How to Check Your Credit Report and Why You Should

How to Check Your Credit Report and Why You Should

Want to know an easy way to find out if you are victims of identity theft? Check your credit reports. 

Your credit reports could reveal whether your personal information has been stolen and used to open new accounts in your names. It also can help you spot mistakes or issues that could be hurting your credit score.

Keep in mind that you can increase your chances of catching identity theft when it happens by signing up for a credit monitoring service rather than relying on infrequent credit report checks. For example, the Carefull app includes credit monitoring along with its account monitoring services that will keep an eye on your accounts 24/7 for missed and late payments, duplicate payments, changes in spending, unusual transactions and signs of fraud. You can try the service out for free for 30 days to start protecting your finances.

How to get copies of your credit reports

Federal law allows Americans to get one free copy of their credit report from each of the three credit reporting agencies—Equifax, Experian and TransUnion—once a year. However, the credit reporting agencies currently are offering free weekly reports during the COVID-19 pandemic.

You can access your reports at You will need to fill out an online form that requests you name, Social Security number, birthdate, current address and previous address (if you’ve lived at your current address for less than two years). 

Then you’ll need to confirm you identity by answering a few questions related to your lines of credit, employment or other personal information. You’ll be able to see your reports online and have the option to print them.

What to look for 

Review your personal information on your reports to make sure your name, phone number, address, year of birth are correct and name of spouse are correct. If you see any errors, you can click the “Start a dispute” link next to the item with the error.

Your credit reports will show all credit card accounts, lines of credit, loans and mortgages in your name. Review each account to ensure that the status of the account (open or closed), the balance owed and payment history are correct. Again, you can dispute any errors you find, such as closed accounts that are listed as open or accounts that are incorrectly listed as late.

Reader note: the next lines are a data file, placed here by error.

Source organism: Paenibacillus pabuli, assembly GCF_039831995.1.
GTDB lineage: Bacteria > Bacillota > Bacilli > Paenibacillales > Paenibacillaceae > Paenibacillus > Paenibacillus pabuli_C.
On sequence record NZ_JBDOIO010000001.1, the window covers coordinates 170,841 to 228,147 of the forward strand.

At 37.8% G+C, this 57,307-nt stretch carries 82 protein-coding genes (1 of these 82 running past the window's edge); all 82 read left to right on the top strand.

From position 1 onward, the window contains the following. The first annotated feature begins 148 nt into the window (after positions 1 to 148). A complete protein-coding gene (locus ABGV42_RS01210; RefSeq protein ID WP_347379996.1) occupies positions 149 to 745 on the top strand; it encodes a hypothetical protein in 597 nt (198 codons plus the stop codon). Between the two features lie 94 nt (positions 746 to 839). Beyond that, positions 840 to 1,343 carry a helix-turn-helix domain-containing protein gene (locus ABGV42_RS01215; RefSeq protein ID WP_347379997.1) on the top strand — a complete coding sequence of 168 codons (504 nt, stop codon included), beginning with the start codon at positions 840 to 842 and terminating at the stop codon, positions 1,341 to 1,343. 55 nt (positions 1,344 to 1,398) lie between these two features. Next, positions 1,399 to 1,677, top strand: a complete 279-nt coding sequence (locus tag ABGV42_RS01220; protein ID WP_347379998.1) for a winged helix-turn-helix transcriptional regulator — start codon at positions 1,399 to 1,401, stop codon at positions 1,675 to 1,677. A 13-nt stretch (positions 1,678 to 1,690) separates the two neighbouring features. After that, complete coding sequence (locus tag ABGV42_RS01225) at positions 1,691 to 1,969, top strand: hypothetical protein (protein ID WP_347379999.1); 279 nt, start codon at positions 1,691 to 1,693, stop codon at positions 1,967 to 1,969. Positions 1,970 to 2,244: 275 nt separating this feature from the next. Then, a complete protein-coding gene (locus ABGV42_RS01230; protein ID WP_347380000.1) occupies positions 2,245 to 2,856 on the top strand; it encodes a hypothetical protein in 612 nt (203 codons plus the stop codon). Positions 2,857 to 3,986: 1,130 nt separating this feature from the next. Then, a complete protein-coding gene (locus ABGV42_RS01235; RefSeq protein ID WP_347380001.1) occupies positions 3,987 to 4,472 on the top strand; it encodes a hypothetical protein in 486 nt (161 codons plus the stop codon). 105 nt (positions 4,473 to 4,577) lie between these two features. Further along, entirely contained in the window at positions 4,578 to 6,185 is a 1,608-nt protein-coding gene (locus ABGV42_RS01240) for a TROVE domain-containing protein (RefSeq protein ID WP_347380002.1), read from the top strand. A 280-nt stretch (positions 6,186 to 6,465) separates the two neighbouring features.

Keep an eye out for any accounts you don’t recognize. This could be a sign that your identity has been stolen and used to open accounts in your name.

Also be wary if account balances on credit card accounts are higher than what you think they should be. This could be a sign that your credit card numbers have been stolen and used to make purchases. 

Your credit reports also will show whether there have been soft or hard inquiries on your accounts. Soft inquiries can happen when you check your own credit, when current creditors check your credit and when lenders check your credit for pre-approval. Hard inquiries, on the other hand, only happen if you have submitted an application for a loan or credit. If you haven’t applied for credit lately but there are recent hard inquiries on your report, it could be a sign that someone is using your identity to try to apply for credit. 

How credit monitoring can help

Checking your credit reports can help you spot potential fraud. However, a lot can happen between checks. That's why signing up for a credit monitoring service can be a good idea.

Credit monitoring services will constantly monitor your credit reports and alert you of any changes, such as new accounts that are opened. They won't prevent identity theft, but the alerts can give you early warnings of potential fraud so you can respond quickly to limit the damage. Some services will also monitor the dark web to detect illegal selling of personal information. And some provide identity theft insurance that can help cover the cost of expenses related to resolving identity theft.

What to do if your parents are victims of ID theft

If you suspect that you are a victim of identity theft, contact the fraud departments of the companies where the accounts were opened or charges were made without your authorization. Reach out to all three of the credit bureaus to put a security freeze on your reports to prevent further lines of credit from being taken out in your name. Also, file a report with local law enforcement and visit to report the identity theft and get a recovery plan. 

Again, taking advantage of technology such as the Carefull app can help quickly catch signs of fraud and identity theft. In addition to credit monitoring, Carefull provides $1 million in insurance and restoration services for subscribers whose identity is stolen.

[Keep Reading: How Seniors Can Protect Their Credit and Identity]

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